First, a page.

Bitwise operators are frequently used by the pros, usually for memory-related performance boosts. What are they, when should you use them, and how do they impact performance? Stay tuned for answers to all of this and more!
This subject irked me for a long time. I saw it. I heard about it. I even used it without fully understanding it (at least at first). It can certainly be confusing for newbies (heck — it was confusing for me when I already had 10 years’ experience).
I believe we are only confused by concepts we’ve learned if they’re taught to us poorly. So, in the name of dispelling confusion, here’s my attempt at effectively explaining the bit only wise people can see.
This article assumes that you know what binary numbers are and how to read them. If not, you might want to read this before proceeding.
The Bits and Pieces
Imagine you have an app (go ahead… I’ll wait) with several boolean flags that declare the state of your app. For instance, here is a list of some of these hypothetical flags and what they might mean:
- Menu open: Should I show the side menu?
- List focused: Should I highlight the list component?
- Request ongoing: Should I show the progress circle?
- Process X running: Should I show the process X running sign?
And let’s further image these flags’ current individual states are as follows:
- 0 (false)
- 0 (false)
- 1 (true)
- 0 (false)
So… you can represent your app’s state as follows: 0010 (see image below):
These 0s and 1s are our bits. Each bit is binary, which means that every bit has two states: 1 and 0.
From binary to decimal:
parseInt(“0010”, 2); // results in “2”
And from decimal to binary:
const x = 2; x.toString(2); // results in “10”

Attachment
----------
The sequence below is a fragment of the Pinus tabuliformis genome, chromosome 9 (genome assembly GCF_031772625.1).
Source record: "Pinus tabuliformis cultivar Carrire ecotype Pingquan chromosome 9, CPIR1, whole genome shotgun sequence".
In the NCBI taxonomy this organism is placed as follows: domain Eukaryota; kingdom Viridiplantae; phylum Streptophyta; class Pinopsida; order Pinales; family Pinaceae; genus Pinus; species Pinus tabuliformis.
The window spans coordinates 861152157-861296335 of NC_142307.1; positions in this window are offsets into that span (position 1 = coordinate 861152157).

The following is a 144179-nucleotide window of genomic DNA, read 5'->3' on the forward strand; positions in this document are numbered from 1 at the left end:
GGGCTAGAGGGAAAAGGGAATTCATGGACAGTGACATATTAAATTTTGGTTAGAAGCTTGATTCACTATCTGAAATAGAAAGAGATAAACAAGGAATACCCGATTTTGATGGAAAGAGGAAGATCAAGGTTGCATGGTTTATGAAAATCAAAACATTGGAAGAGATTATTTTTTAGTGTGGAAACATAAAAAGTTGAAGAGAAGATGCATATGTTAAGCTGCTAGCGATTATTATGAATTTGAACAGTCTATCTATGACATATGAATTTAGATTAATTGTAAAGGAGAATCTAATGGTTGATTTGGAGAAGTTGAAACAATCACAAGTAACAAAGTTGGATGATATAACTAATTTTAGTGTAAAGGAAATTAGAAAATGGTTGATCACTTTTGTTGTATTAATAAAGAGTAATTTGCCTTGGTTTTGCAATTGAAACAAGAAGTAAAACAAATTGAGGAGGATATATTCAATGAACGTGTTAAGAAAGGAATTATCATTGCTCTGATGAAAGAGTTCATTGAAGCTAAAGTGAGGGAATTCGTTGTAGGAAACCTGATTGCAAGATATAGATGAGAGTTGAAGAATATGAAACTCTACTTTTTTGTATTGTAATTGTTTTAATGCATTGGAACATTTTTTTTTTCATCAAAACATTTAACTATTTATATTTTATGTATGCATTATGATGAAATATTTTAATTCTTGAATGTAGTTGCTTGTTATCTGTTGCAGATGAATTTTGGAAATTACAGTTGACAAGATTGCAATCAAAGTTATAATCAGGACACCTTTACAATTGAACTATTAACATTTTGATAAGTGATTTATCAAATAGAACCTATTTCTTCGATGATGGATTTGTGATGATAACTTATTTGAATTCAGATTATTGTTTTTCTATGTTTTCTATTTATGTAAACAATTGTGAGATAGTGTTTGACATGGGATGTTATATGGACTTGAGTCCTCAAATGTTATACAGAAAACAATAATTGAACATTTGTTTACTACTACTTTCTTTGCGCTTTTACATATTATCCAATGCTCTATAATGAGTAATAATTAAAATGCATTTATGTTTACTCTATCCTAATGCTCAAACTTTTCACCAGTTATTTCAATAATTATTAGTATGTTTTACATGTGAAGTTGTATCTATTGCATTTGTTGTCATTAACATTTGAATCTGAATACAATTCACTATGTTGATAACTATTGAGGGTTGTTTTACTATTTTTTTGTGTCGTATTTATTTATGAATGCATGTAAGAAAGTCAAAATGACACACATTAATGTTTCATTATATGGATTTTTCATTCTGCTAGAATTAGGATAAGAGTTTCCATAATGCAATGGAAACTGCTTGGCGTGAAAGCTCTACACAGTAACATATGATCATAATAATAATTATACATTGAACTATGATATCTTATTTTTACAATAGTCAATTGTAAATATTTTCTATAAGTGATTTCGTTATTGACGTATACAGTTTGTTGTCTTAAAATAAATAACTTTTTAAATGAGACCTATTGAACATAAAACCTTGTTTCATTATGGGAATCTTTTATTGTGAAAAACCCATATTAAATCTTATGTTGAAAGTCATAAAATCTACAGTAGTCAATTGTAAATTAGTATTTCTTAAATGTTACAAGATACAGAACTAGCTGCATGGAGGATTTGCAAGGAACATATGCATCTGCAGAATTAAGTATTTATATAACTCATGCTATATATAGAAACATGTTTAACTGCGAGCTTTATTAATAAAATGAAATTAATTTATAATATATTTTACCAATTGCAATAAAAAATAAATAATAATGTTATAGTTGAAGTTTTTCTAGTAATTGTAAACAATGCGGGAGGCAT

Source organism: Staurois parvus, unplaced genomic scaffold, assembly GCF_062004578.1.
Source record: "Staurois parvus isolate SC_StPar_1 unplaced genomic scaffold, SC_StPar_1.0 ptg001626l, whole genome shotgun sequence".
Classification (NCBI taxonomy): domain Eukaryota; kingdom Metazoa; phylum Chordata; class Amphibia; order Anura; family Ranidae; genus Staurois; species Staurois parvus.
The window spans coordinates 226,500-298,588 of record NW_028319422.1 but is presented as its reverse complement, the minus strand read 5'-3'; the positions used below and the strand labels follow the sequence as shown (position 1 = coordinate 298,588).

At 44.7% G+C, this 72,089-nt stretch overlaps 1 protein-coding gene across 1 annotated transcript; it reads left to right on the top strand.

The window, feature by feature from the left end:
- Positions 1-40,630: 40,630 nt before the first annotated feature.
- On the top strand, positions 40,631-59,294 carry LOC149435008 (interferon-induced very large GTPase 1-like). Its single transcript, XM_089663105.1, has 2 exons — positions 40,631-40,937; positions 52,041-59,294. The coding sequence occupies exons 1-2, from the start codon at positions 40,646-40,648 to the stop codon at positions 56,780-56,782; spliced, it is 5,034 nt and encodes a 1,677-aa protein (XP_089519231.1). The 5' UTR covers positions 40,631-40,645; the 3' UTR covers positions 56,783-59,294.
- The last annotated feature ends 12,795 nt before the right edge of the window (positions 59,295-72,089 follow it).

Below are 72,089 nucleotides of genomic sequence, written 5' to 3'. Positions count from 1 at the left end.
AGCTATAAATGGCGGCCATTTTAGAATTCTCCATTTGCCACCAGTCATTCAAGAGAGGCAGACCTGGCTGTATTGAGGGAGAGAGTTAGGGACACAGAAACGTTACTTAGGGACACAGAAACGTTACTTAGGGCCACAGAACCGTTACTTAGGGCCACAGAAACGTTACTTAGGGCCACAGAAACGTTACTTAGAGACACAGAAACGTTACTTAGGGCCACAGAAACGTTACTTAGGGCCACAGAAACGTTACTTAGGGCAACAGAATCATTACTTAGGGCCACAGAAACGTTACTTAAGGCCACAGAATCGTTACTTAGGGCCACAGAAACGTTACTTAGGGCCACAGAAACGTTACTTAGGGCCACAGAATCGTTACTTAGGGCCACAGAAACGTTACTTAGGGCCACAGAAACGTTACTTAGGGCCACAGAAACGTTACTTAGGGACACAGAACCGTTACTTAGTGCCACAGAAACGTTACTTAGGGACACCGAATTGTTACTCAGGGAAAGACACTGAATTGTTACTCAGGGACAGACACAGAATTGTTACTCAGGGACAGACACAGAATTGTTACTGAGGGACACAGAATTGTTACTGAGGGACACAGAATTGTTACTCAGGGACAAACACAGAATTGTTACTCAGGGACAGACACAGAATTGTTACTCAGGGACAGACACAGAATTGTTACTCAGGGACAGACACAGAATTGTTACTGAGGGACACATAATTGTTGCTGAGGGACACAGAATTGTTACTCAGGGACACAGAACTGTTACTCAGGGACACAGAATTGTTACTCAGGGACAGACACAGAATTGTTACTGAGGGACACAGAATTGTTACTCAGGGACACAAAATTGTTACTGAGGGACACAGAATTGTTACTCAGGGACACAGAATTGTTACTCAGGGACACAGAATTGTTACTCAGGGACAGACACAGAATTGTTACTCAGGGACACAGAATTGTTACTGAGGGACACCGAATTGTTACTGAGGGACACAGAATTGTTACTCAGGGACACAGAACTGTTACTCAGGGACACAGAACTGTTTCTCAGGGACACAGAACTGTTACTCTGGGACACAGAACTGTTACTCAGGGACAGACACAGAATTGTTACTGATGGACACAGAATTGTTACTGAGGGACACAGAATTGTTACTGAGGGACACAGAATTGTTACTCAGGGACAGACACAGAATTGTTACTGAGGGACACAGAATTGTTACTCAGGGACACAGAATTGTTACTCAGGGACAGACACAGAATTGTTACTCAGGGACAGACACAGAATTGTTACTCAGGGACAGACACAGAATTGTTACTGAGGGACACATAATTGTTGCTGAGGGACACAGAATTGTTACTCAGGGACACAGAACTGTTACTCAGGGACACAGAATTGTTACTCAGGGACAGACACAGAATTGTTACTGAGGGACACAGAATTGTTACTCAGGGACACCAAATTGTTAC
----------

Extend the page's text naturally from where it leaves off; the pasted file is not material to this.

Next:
That means that every binary sequence (or each of your app’s binary state sequences) can be represented as a single integer!!!
How about that? Can you think of any implications this might have for your app?
The Meaning of Nothing
Did you notice that when I converted 0010 to binary, the result was 2, but when I converted 2 back to binary, the result was only 10? This happens because leading zeros are meaningless; they add no information and hence are not needed. Here’s why:
000000000000000000000000010 = 10
This concludes the philosophical portion of this article.
You may have heard this phrase (or a fuller version like “32/64-bit signed integers”) before. The bitwise operators work with 32-bit signed integers. They actually convert the integers you supply as input (more on that later) to 32-bit signed integers. Let’s discuss what a signed integer is, beginning with signed 32-bit integers:
32 bits means the number is represented by, well, 32 bits.
If the left-most bit signifies the sign of the number (i.e., 96 vs -96), then the left-most bit is called the sign bit.
This 32 bit, signed binary format is called the two’s complement format. In this format, a number’s negative counterpart is the reverse of all bits in the number (one’s complement) plus one. So, noting the 32-bit representation of 96 above, -96 would be calculated like this, in two steps:
11111111111111111111111110011111 // -97 -> one’s complement
11111111111111111111111110100000 // -96 -> two’s complement
The reason for using two’s complement is out of the scope of this article, but is explained here.
Bitwise Shift Operators
Bitwise shift operators are just what their name implies — they shift the bits either to the left or the right.
Bitwise Left Shift (<<)
Adds zeros from the right. This means the number is doubled with every shift, until we reach the 32 bit boundary. Then, we start using our knowledge regarding the sign bit.
1 << 0 = “1” = 1
1 << 1 = “10” = 2
1 << 2 = “100” = 4
Here’s an example showing this concept in action: